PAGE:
Nov 30, 2020 Cutting-Edge Care for Children with Cystic Fibrosis

How a Multidisciplinary Approach to Treatment Benefits Young Patients

Q&A: Ask the Doctor

Thomas Scanlin, MD

More than 30,000 people in the U.S. have cystic fibrosis (CF), in which mucus clogs the airways, leading to persistent lung infections and difficulty breathing. At Robert Wood Johnson University Hospital (RWJUH) and Rutgers Robert Wood Johnson Medical School, the Cystic Fibrosis Center provides expert care for children with CF.

Thomas Scanlin, MD, Director of the CF Center, Professor of Pediatrics and Chief of the Division of Pulmonary Medicine at Rutgers Robert Wood Johnson Medical School, explains how the Center helps to improve patients’ quality of life.

What is the Cystic Fibrosis Center’s approach to patient care?

At the Center, a multidisciplinary team cares for patients. It’s composed of physicians who specialize in CF and pulmonary medicine, nurse practitioners, respiratory therapists, social workers, psychologists, physical therapists and registered dietitians. Our social workers perform a screening for depression and anxiety, which tends to be higher in people with chronic disease. A physical therapist assesses patients’ fitness levels and helps them achieve a healthy body mass index (an indicator of body fat). In addition, the Center works closely with patients’ families to fit cystic fibrosis care into their busy schedules.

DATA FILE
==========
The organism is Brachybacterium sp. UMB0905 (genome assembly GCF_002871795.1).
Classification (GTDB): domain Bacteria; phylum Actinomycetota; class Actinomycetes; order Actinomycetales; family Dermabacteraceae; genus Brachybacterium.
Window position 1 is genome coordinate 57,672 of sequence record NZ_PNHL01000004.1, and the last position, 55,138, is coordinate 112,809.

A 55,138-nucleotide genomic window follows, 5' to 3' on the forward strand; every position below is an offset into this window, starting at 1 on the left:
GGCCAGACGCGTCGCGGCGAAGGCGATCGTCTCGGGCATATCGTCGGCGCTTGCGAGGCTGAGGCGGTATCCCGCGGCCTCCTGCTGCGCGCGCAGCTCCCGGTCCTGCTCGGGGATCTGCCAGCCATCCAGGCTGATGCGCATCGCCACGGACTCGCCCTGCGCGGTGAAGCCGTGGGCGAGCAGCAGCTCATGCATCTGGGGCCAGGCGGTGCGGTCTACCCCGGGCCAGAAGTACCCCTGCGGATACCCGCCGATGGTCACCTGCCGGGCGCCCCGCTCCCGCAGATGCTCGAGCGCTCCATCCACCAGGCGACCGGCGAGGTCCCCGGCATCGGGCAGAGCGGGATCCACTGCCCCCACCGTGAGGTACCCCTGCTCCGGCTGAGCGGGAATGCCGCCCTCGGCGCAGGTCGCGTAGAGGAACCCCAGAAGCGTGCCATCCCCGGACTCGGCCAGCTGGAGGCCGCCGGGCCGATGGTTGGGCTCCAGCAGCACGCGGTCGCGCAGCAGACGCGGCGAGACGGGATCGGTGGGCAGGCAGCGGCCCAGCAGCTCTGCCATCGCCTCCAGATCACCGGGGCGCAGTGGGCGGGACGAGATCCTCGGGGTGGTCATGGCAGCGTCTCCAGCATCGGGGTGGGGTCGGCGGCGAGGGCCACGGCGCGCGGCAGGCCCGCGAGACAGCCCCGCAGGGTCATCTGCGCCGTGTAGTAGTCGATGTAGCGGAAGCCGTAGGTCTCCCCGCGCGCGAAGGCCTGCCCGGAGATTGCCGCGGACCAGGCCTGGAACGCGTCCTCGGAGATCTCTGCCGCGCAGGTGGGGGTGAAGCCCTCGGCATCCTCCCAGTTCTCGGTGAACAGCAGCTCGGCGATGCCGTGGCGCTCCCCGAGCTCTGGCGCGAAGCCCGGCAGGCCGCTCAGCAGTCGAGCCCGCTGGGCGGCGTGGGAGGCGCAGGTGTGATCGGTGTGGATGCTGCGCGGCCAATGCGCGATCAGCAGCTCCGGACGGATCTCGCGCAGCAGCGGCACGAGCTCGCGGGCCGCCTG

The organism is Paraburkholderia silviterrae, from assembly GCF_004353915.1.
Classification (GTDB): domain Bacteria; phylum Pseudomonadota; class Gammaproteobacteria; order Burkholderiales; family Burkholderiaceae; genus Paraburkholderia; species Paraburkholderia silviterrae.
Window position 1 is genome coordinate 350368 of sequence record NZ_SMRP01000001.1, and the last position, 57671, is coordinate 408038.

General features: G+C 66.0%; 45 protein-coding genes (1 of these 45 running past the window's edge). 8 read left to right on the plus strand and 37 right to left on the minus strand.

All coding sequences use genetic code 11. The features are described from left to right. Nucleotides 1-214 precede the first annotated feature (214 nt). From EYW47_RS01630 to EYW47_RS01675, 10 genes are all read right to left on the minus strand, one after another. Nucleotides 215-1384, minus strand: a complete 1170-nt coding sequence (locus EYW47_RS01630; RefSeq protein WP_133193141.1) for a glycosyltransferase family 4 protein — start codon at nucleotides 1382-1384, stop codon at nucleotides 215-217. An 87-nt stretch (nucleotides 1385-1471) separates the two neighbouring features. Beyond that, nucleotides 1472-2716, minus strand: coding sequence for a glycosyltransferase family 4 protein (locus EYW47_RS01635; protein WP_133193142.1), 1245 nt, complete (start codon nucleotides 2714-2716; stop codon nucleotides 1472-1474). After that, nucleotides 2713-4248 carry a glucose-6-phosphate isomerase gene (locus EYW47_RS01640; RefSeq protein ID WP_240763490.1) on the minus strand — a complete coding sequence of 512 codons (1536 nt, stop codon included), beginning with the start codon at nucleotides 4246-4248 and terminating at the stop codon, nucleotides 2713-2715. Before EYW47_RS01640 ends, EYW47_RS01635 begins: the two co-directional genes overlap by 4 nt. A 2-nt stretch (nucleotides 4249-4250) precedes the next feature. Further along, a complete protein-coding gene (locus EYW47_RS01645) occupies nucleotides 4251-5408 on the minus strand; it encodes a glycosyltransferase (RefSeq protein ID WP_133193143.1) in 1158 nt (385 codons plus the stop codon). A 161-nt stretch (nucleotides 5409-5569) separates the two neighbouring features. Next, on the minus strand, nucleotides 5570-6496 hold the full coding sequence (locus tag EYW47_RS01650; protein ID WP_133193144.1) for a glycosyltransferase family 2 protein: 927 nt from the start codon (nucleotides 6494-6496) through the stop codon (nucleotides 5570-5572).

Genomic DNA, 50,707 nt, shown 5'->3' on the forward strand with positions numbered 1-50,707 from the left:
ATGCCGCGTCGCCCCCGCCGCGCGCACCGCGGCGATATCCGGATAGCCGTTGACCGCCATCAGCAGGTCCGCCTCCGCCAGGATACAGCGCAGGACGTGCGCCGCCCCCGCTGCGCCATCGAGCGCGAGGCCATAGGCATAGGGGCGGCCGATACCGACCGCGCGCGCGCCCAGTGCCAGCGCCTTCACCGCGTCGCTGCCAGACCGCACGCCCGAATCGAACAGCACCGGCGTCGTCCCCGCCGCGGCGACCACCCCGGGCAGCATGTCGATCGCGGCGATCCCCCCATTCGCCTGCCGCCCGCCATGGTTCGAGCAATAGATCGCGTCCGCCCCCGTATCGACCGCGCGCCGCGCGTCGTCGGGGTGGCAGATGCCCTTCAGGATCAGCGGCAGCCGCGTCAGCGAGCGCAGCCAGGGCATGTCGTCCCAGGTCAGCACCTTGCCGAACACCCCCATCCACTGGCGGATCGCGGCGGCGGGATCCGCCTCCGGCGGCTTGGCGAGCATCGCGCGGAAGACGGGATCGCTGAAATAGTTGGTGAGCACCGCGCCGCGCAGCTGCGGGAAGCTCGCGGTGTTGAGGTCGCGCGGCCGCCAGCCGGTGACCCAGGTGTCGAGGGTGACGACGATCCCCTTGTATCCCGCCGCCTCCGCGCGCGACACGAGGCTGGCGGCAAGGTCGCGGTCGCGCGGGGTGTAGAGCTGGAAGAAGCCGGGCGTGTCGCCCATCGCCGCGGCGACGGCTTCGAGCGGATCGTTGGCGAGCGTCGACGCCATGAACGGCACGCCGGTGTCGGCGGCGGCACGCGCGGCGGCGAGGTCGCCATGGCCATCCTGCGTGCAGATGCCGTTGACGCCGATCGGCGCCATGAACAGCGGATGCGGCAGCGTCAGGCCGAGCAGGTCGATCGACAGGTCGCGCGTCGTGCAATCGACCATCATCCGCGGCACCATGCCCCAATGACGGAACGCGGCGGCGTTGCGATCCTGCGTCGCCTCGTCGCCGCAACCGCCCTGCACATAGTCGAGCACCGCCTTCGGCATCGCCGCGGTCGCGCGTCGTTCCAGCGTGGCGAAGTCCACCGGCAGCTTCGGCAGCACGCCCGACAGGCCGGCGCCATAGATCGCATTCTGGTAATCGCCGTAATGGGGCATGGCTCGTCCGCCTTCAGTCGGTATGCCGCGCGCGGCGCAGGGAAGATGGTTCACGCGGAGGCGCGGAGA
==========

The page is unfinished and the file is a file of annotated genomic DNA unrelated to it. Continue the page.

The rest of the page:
What makes the Center unique?

The Center is ranked among the top 10 in the nation for helping patients maintain their nutritional and pulmonary function. We’re focused on achieving the best outcomes for our patients. That means we don’t accept a drop in lung function without doing something about it. We hospitalize patients and perform aggressive chest physical therapy when necessary.

Are there any new treatments?

In 1989, a gene responsible for cystic fibrosis was identified, and we’ve been trying to find a drug that would target it. In October 2019, a medication called Trikafta was approved by the U.S. Food and Drug Administration for patients who are 12 and older. It helps to improve patients’ lung function dramatically. Patients can breathe more easily when they wake up, and it’s easier for them to clear mucus from their lungs. Their quality of life is much better. We’re currently studying the drug to monitor liver function for any long-term problems. Ultimately, we hope to be able to use it to prevent symptoms from developing in babies who test positive for CF during routine newborn screening.

To learn more about the Cystic Fibrosis Center, visit